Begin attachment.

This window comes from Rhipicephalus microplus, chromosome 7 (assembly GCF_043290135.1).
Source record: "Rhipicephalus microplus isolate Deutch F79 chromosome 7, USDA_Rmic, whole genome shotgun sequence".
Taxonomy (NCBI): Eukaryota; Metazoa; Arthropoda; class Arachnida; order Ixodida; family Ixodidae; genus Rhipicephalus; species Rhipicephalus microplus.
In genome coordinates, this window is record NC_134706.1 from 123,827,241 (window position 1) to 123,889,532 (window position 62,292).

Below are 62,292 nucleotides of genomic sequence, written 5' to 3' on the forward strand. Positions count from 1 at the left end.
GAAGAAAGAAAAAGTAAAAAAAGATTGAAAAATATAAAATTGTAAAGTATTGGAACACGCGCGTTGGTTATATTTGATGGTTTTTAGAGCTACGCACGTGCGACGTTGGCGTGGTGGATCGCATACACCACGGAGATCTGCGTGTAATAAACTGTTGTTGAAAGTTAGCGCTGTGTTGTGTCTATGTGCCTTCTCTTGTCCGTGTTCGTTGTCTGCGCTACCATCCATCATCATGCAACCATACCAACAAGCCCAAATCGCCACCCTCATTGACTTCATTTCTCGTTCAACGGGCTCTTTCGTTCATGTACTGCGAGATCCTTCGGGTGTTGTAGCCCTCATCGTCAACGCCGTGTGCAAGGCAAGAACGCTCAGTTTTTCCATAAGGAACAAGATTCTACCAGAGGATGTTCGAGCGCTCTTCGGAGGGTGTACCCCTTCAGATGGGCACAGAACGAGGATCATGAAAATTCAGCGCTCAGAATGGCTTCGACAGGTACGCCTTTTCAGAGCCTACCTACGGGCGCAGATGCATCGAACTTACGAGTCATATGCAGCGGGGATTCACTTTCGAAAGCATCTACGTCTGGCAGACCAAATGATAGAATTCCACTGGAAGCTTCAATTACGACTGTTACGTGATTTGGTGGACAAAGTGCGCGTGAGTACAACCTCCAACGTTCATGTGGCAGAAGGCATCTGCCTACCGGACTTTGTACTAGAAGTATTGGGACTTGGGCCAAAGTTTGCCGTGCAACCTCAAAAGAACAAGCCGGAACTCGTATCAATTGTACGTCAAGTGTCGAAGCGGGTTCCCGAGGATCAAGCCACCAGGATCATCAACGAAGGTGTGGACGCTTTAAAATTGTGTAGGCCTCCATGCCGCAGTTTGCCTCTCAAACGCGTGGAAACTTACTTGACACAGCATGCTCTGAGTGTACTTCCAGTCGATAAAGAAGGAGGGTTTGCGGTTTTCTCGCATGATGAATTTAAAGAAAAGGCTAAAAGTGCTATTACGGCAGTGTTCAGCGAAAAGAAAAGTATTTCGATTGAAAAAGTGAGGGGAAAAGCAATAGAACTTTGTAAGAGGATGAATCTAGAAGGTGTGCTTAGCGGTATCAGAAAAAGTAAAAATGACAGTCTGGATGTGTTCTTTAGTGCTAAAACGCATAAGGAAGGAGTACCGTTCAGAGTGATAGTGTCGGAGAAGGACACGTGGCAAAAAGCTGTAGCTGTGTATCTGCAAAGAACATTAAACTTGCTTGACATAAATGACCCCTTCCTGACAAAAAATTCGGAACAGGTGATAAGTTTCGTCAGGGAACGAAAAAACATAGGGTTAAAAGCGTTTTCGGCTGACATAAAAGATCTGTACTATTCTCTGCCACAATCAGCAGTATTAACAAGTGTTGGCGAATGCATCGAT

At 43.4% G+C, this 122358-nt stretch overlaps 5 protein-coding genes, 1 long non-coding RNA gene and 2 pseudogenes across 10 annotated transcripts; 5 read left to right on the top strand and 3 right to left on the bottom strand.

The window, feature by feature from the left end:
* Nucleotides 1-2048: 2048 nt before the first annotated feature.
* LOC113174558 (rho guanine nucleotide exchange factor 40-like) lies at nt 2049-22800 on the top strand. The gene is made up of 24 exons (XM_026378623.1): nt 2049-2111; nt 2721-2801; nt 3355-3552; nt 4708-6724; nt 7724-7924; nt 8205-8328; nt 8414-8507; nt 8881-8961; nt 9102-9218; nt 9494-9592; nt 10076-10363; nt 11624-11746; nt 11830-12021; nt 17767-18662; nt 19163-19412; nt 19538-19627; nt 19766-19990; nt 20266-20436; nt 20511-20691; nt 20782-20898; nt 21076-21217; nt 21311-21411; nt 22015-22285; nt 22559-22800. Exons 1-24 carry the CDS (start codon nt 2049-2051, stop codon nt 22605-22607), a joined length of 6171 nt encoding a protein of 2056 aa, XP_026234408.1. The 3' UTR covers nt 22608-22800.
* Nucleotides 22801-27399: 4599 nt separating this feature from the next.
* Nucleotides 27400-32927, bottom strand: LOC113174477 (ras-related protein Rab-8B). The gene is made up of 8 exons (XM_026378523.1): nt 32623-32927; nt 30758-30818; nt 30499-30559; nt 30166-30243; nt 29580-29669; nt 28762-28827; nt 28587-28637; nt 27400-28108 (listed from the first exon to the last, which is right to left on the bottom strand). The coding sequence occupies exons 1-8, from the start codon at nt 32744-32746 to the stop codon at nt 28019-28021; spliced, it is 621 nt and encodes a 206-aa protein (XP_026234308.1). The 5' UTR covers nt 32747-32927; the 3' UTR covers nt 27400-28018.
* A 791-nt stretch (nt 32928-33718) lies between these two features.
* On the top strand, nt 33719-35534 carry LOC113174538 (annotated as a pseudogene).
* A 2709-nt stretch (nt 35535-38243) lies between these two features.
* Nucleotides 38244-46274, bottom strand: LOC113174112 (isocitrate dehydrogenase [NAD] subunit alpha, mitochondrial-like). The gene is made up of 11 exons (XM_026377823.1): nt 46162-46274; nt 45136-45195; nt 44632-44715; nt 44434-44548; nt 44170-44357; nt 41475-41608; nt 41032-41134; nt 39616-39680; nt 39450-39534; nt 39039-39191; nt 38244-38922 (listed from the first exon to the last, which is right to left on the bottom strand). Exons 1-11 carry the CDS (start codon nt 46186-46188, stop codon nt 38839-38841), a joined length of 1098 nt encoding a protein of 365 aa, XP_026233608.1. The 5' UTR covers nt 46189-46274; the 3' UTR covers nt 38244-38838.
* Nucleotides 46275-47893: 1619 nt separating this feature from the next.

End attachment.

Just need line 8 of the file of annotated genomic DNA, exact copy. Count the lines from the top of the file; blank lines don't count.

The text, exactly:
The window, feature by feature from the left end: